The iPhone is seeking to overtake the business world. Initially, it was mainly used for pleasure but as it has become more integrated in individual’s lives, it is being used increasingly for business. This unique mobile smartphone allows inbuilt applications as well as customized applications. For the development of applications, Apple released an SDK (Software Development Kit). Since the release of the SDK, uploads into the Apple store have sky-rocketed. The iPhone website lists a variety of ways that it seeks to increase its share in the business market. One significant piece is the App store. Steve Jobs, CEO of Apple, said in a statement, “The App Store has reinvented what you can do with a mobile handheld device, and our users are clearly loving it.”
How could the iPhone impact the direct sales industry?
JD Powers 2009 Wireless Phone Satisfaction study showed that among business smartphone owners, more than one-half reported downloading third-party games for entertainment, while 46% reported downloading travel software such as maps and weather applications This indicates that business users are integrating their devices into their personal lives. In addition, nearly one-half of owners (46%) reported downloading business utility applications to increase productivity.
Crowd Science conducted a study published in June 2009. It states that over 70% of owners of smartphones used them for both business and pleasure. One out of every three smartphone users owns an iPhone. The study also conveyed that a whopping 82% of current iPhone users would purchase it again. This information would lead one to believe that if iPhone can keep their satisfaction levels high and maintain their momentum, their likelihood of succeeding into the business realm is very high.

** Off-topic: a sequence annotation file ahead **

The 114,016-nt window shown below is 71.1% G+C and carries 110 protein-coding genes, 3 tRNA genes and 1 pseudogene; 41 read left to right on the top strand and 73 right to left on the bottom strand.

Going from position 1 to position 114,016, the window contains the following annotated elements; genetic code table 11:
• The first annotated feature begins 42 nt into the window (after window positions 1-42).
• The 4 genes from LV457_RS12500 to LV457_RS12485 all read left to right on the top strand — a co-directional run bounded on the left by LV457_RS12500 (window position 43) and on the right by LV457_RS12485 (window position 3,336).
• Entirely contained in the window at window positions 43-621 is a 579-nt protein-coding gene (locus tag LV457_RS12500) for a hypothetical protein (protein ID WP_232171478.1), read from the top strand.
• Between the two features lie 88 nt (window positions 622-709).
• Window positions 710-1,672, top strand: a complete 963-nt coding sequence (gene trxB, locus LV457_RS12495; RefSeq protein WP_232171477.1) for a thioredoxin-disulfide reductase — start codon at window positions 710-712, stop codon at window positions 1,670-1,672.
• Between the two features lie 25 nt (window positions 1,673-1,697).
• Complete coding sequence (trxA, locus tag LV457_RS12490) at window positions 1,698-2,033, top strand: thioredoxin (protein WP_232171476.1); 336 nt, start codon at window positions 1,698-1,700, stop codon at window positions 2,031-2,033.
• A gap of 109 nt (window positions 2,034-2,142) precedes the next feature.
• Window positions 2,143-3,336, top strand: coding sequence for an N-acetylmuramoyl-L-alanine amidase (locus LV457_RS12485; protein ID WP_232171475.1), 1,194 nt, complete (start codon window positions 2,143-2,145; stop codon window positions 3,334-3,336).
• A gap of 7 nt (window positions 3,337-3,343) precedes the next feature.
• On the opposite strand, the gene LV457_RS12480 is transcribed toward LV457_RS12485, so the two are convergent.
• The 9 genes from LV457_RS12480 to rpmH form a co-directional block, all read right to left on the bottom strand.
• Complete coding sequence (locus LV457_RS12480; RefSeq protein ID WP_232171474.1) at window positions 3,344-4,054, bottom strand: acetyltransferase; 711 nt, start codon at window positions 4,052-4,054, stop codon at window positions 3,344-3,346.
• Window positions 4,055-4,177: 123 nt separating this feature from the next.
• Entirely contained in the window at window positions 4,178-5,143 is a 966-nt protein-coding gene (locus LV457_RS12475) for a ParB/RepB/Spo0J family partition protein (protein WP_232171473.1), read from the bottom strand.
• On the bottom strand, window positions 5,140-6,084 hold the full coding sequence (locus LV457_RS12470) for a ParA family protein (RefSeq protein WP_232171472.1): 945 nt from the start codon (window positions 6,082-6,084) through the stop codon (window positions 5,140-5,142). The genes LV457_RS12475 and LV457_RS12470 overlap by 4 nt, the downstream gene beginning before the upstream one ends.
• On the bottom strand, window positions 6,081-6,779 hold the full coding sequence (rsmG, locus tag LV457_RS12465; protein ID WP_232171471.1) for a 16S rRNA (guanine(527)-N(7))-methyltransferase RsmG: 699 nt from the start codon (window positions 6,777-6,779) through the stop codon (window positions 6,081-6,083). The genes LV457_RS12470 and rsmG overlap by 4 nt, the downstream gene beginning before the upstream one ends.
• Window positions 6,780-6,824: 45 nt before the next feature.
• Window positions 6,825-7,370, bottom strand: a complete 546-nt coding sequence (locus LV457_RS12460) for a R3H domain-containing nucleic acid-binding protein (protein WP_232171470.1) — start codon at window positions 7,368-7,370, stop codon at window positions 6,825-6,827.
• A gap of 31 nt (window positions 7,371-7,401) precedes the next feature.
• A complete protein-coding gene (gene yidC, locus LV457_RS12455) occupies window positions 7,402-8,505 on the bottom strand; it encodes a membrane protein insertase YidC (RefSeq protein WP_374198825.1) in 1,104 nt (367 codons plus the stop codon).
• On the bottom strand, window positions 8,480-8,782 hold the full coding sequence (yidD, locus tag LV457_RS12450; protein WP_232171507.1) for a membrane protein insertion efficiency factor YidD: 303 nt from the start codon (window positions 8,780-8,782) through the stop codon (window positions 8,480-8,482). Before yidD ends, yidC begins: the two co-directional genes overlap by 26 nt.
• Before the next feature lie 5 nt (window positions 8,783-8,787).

Smartphones have been used by many representatives to keep track of contacts and stay in touch with their downline. It is an easy way to make a quick encouraging phone call or to keep up with emails. The iPhone and its easy access to the web has the possibility of revolutionizing the way representatives conduct their business. Many smartphones currently have the ability to access the web but none have the ease of use or the speed of the iPhone. Use of the iPhone can allow a richer visual presentation that is appealing to a younger generation of consumers. The availability of add-on applications at low cost increases the value one may see in the phone and the many ways that it can be used.
Independent representatives want to build their business with a small investment. Being able to use their smartphone or iPhone (something that they already possess) to build their business is a great asset to the individual and the direct sales company. According to the DSA’s 2008 National Salesforce Study, 66% of individuals surveyed spent 9 hours or less each week, developing their business. If companies are able to increase their company’s visibility in a representative’s life, it is likely the business will grow. This is easily achieved through the use of social media in connection with smartphones or the iPhone.
DSA also reports that 64.5% of sales are made by Individual/Person to Person selling. If individuals are able to increase their ability to sell at any location, rather than only in a person’s home, it is likely that the representative’s sales and ability to grow the business will increase. The iPhone in connection with a feature-rich application could make this possible in the near future. This would allow a representative to take advantage of situations as they occur, rather than having to schedule another time to demonstrate their product. This single factor could increase a representatives ability to “work the business” from their evenings and weekends to anytime, anywhere.
Smartphones and mobile applications are here to stay. As Anssi Vanjoki (Nokia VP and GM of Multimedia) said on his company’s plans to release a new phone similar to the iPhone. “If there is something good in the world then we copy with it with pride.” The iPhone has made a decisive impact on our society and will continue to do so. The direct selling company that is able to best leverage the mobile industry can be assured that their representatives will have the highest potential to be constantly connected and working the